• The lpOverlapped parameter must not be NULL and should be used with the following facts in mind:
    • Although the event specified in the OVERLAPPED structure is set and reset automatically by the system, the offset that is specified in the OVERLAPPED structure is not automatically updated.
    • ReadFile resets the event to a nonsignaled state when it begins the I/O operation.
    • The event specified in the OVERLAPPED structure is set to a signaled state when the read operation is complete; until that time, the read operation is considered pending.
    • Because the read operation starts at the offset that is specified in the OVERLAPPED structure, and ReadFile may return before the system-level read operation is complete (read pending), neither the offset nor any other part of the structure should be modified, freed, or reused by the application until the event is signaled (that is, the read completes).
    • If end-of-file (EOF) is detected during asynchronous operations, the call to GetOverlappedResult for that operation returns FALSE and GetLastError returns ERROR_HANDLE_EOF.
Considerations for working with synchronous file handles:
  • If lpOverlapped is NULL, the read operation starts at the current file position and ReadFile does not return until the operation is complete, and the system updates the file pointer before ReadFile returns.
  • If lpOverlapped is not NULL, the read operation starts at the offset that is specified in the OVERLAPPED structure and ReadFile does not return until the read operation is complete. The system updates the OVERLAPPED offset before ReadFile returns.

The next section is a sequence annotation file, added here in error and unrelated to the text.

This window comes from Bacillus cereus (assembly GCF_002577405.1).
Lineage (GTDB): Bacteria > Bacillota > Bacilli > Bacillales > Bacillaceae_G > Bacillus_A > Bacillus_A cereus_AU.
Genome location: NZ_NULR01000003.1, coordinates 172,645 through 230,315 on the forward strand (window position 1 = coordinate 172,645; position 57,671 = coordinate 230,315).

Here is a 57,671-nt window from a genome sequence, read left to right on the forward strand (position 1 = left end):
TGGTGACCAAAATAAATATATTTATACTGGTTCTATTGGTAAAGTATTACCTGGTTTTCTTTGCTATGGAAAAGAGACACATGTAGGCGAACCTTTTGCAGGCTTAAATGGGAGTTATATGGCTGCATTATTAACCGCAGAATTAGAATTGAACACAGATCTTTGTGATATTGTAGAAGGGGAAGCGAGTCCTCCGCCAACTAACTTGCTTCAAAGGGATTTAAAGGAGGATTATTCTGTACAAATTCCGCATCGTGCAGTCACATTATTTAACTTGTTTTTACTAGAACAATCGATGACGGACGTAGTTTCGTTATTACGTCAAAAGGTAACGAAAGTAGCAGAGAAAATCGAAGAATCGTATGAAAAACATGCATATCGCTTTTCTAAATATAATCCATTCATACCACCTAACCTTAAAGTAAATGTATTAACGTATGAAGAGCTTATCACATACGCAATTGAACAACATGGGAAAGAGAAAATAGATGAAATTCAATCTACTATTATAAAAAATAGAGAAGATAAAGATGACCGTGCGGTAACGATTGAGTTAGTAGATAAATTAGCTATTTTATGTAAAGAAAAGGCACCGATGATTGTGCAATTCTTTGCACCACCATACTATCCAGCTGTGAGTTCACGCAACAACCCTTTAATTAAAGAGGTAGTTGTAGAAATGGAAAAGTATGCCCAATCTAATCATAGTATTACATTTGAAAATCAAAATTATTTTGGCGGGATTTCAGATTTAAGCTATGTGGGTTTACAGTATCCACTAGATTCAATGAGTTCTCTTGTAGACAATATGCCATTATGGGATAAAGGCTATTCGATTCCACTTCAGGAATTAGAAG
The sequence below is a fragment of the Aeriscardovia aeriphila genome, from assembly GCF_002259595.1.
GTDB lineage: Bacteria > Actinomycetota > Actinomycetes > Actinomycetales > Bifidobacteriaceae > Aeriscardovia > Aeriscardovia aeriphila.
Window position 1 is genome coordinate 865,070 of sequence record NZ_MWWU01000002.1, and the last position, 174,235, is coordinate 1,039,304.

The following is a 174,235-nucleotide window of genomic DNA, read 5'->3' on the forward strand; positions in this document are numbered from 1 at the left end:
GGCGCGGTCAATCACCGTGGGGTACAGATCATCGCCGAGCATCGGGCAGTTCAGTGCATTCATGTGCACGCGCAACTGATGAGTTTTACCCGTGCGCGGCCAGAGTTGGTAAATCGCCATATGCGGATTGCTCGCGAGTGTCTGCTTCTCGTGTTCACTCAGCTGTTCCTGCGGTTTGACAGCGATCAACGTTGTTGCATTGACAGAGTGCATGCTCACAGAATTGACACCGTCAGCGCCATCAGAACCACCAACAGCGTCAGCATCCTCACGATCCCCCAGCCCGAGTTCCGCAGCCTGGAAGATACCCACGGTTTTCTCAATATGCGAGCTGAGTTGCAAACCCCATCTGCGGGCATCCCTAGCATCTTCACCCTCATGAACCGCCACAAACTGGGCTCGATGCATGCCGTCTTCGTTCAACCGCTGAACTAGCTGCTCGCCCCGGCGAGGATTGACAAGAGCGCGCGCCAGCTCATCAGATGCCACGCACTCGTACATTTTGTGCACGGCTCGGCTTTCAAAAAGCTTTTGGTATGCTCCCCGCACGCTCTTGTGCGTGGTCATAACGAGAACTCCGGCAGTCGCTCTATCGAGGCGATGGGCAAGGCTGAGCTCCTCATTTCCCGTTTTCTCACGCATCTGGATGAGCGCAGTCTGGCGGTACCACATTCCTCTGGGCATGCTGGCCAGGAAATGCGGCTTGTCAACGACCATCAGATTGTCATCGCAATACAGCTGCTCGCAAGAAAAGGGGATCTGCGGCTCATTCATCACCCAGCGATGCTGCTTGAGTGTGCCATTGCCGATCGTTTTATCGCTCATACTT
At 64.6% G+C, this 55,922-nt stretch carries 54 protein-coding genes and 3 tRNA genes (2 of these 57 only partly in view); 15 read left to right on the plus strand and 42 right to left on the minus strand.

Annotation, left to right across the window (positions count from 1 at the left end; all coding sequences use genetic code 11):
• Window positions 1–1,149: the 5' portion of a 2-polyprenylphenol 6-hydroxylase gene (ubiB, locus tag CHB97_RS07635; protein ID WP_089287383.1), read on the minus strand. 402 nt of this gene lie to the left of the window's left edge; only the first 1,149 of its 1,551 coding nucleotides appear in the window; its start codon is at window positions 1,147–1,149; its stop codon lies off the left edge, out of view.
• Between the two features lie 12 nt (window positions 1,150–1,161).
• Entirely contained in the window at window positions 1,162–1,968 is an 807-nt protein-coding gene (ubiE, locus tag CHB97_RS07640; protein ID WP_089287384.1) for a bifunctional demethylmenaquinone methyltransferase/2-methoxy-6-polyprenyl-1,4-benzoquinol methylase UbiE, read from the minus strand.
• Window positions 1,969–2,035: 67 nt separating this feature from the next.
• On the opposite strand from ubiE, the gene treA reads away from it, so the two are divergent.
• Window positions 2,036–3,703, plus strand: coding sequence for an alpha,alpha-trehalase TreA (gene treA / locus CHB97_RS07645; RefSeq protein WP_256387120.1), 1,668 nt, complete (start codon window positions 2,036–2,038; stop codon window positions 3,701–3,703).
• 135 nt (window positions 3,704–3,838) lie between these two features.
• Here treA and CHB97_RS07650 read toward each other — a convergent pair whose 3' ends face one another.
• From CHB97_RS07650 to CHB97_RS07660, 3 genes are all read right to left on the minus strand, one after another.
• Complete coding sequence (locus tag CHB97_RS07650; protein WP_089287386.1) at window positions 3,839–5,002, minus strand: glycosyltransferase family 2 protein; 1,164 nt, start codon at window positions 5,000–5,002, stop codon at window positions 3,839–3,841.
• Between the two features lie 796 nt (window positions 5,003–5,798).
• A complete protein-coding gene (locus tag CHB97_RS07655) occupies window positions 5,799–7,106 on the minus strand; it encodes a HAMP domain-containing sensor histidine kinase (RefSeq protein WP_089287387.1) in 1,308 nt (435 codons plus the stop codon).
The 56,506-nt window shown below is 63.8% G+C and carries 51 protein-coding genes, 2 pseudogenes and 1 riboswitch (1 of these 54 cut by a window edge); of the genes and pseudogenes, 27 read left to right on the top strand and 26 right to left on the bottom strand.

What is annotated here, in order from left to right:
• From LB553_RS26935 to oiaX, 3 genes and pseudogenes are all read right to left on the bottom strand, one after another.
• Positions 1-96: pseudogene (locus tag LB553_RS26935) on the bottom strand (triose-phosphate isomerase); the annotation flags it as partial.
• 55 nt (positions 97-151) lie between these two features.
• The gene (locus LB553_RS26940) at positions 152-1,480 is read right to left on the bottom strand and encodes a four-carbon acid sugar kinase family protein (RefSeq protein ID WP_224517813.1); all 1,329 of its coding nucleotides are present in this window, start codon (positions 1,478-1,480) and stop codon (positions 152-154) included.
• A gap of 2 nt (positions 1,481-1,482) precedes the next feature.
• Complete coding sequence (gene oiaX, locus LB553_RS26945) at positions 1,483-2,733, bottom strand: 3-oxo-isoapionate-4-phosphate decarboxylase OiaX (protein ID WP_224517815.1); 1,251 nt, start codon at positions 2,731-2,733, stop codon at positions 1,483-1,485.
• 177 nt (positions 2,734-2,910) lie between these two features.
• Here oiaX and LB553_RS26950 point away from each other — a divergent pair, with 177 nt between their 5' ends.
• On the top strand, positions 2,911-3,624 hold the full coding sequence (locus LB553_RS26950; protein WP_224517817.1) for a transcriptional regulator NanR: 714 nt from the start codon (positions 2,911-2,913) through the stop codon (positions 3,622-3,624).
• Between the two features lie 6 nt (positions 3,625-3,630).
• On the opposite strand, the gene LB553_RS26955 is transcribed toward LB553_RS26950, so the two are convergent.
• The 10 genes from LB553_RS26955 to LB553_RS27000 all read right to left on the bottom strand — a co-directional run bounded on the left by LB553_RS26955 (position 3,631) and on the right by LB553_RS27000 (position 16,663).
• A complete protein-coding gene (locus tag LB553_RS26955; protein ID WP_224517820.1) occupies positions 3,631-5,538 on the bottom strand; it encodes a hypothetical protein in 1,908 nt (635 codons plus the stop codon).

• When a synchronous read operation reaches the end of a file, ReadFile returns TRUE and sets *lpNumberOfBytesRead to zero.
For more information, see CreateFile and Synchronous and Asynchronous I/O.


If an anonymous pipe is being used and the write handle has been closed, when ReadFile attempts to read using the pipe's corresponding read handle, the function returns FALSE and GetLastError returns ERROR_BROKEN_PIPE.

If a named pipe is being read in message mode and the next message is longer than the nNumberOfBytesToRead parameter specifies, ReadFile returns FALSE and GetLastError returns ERROR_MORE_DATA. The remainder of the message can be read by a subsequent call to the ReadFile or PeekNamedPipefunction.

If the lpNumberOfBytesRead parameter is zero when ReadFile returns TRUE on a pipe, the other end of the pipe called the WriteFile function with nNumberOfBytesToWrite set to zero.

For more information about pipes, see Pipes.

Transacted Operations

If there is a transaction bound to the file handle, then the function returns data from the transacted view of the file. A transacted read handle is guaranteed to show the same view of a file for the duration of the handle. For more information, see About Transactional NTFS.

In Windows 8 and Windows Server 2012, this function is supported by the following technologies.

Technology Supported
Server Message Block (SMB) 3.0 protocol Yes
SMB 3.0 Transparent Failover (TFO) Yes
SMB 3.0 with Scale-out File Shares (SO) Yes
Cluster Shared Volume File System (CsvFS) Yes
Resilient File System (ReFS) Yes


For a code example that shows you how to test for end-of-file, see Testing for the End of a File. For other examples, see Creating and Using a Temporary File and Opening a File for Reading or Writing.


Minimum supported client Windows XP [desktop apps | UWP apps]
Minimum supported server Windows Server 2003 [desktop apps | UWP apps]
Target Platform Windows
Header fileapi.h (include Windows.h)
Library Kernel32.lib
DLL Kernel32.dll

See also





File Management Functions